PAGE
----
The Ghana Education Service (GES) has been urged to implement measures which will help tackle sexual abuse in schools. This was contained in a statement by the Coalition for the Ghana Youth Federation (Co-GYF) and signed by Mrs Theodora W. Anti of the Co-GYF.
The statement which follows reports of sexual scandals in schools, said the practice had been condoned for far too long in our schools and it is time to stop it. The CoGYF is an amalgamation of youth groups, youth-led organisation and youth oriented CSOs advocating for youth development and the establishment of the Ghana Youth Federation (GYF) as stipulated in the National Youth Authority ACT 2016 (ACT 939).
The coalition is therefore, calling on the Ministry of Education, the GES, Parent and Teacher Associations (PTAs), School Management Committees (SMCs), Traditional Authorities, Teacher Unions, the National Youth Authority (NYA), the Ministry of Youth and Sports, the Ministry of Children, Gender and Social Protection, the Media, Civil Society and all other relevant stakeholders to urgently take proactive action to protect and save the future of the girl child and our society.
“It is important to note that some victims of this abuse never fully recover even though the perpetrators are left to continue their lives as usual,” it stated.
“Sexual abuse, especially of children, has serious consequences on the victims and society. In fact, several linkages can be drawn to the act, unfortunately, all these linkages are adverse,” it added.
The statement said the act perpetuates a distorted understanding of way of life to the victims who were mostly girls and discriminatorily undermines the quality of their education.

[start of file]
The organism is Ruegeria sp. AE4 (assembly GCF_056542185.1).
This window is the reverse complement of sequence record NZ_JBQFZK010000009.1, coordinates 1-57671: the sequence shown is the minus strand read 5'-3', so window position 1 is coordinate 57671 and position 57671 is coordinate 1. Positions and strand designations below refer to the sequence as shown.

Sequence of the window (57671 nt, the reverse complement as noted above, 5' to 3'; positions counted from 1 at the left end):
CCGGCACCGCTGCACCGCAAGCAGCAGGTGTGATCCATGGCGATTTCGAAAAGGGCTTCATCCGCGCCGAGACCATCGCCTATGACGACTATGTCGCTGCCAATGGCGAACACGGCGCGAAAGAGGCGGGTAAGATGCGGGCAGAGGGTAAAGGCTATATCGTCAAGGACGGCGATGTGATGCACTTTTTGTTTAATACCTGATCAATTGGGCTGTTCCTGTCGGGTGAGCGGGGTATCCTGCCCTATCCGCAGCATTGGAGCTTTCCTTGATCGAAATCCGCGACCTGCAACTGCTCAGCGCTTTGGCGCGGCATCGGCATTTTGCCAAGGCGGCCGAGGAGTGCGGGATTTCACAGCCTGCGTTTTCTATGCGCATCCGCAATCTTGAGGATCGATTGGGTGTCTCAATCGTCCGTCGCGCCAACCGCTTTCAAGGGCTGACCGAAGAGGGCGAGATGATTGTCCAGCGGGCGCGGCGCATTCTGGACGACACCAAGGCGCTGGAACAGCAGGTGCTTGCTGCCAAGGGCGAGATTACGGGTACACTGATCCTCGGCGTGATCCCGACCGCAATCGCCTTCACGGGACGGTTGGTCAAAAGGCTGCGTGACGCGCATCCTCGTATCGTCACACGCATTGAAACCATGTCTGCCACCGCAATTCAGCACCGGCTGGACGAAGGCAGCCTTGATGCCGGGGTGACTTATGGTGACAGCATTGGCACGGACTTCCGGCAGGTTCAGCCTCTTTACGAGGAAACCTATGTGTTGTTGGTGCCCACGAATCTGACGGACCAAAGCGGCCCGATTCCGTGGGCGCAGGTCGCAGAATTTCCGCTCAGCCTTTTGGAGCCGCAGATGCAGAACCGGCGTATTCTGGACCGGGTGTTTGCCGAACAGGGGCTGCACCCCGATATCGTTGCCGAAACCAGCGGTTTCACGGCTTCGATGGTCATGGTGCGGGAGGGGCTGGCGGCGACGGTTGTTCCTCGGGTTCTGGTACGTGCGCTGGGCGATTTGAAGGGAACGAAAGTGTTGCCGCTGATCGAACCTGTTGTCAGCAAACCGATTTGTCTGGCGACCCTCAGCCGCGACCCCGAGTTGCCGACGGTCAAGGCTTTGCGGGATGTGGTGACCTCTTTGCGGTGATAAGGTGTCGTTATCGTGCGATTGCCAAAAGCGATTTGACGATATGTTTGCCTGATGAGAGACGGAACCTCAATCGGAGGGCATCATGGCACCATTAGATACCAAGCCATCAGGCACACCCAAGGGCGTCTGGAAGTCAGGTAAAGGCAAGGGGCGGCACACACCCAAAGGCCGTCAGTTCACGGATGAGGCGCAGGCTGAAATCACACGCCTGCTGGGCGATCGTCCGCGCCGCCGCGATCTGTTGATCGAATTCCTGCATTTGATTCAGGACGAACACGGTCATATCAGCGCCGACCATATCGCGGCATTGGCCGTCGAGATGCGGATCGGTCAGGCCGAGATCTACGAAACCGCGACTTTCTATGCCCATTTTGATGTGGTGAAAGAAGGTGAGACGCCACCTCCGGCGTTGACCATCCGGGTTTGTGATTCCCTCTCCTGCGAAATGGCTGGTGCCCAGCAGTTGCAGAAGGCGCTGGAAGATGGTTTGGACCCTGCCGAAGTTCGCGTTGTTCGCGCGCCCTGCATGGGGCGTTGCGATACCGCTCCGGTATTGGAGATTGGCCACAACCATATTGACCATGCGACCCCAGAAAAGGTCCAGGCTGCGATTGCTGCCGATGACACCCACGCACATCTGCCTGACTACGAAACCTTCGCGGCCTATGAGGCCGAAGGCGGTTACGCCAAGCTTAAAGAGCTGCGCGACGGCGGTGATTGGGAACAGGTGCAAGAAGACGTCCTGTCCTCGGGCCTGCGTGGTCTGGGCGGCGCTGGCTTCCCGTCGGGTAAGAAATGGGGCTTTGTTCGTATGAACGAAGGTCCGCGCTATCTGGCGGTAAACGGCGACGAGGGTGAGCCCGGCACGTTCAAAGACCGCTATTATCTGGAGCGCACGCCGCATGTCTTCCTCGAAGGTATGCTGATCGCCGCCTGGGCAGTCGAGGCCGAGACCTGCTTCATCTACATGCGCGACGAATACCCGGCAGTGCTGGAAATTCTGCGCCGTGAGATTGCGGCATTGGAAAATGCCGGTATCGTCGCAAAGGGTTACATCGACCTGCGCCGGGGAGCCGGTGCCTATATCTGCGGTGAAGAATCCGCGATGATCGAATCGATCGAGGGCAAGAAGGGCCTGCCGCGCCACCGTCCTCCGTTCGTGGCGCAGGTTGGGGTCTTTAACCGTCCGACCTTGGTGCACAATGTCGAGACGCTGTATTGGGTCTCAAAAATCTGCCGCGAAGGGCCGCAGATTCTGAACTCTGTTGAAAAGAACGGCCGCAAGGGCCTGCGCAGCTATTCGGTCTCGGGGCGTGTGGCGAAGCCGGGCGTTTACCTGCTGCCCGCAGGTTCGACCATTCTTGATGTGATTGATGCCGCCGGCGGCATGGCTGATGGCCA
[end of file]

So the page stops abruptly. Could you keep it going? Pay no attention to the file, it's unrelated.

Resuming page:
It said consequently, these children miss out on the opportunity to realize their full potential, gravely undermining the future of the child and tacitly working against women empowerment and gender equality.
The statement said the deadly threat was that society was gradually getting convinced that it was okay!
It said teachers who engage in amorous relations with their students betray not only the confidence or trust placed in them but the development and life of the young ones.
“Eventually, it will amount to an illusion to expect Ghana’s workforce (population within age of 15 and 64) to accrue the needed benefits (demographic dividends) while the act persists,” it said.
It said the Coalition was most worried about the tokenistic approach with which these issues were addressed; declaring that “we need more than that if we have to win the fight against this entrenched canker”.
“We therefore call on the GES to lead collaborative efforts to take immediate steps and actions not only to ensure justice for the current affected girls but to implement an explicitly disseminated policy and long term measures on prevention and handling of ‘sexual’ cases in Schools.”
The statement proposed that the GES, PTA, Teacher Unions, NYA, Ministry of Gender, Children and Social Protection and other stakeholders consider the actions to address this canker such as instituting a nationwide investigation into this act to ascertain the gravity of the act and elicit context specific policy and strategies to safeguard all students.
It said this policy should be conscious of the critical role of guidance and counselling centres in protecting students.
It suggested the launching of a nationwide advocacy campaign detailing the ‘what to do strategies’ and guidelines for students from basic to tertiary schools. Publish in all Schools the “what to dos”.
Others are exploring the use of technology to address the issue.
It said beyond transfer of culprit-teachers, there was the need assign and implement stricter measures to address violation of codes of conduct for teachers and students especially relating to protection of children from torture and degrading treatments in sexual misconducts.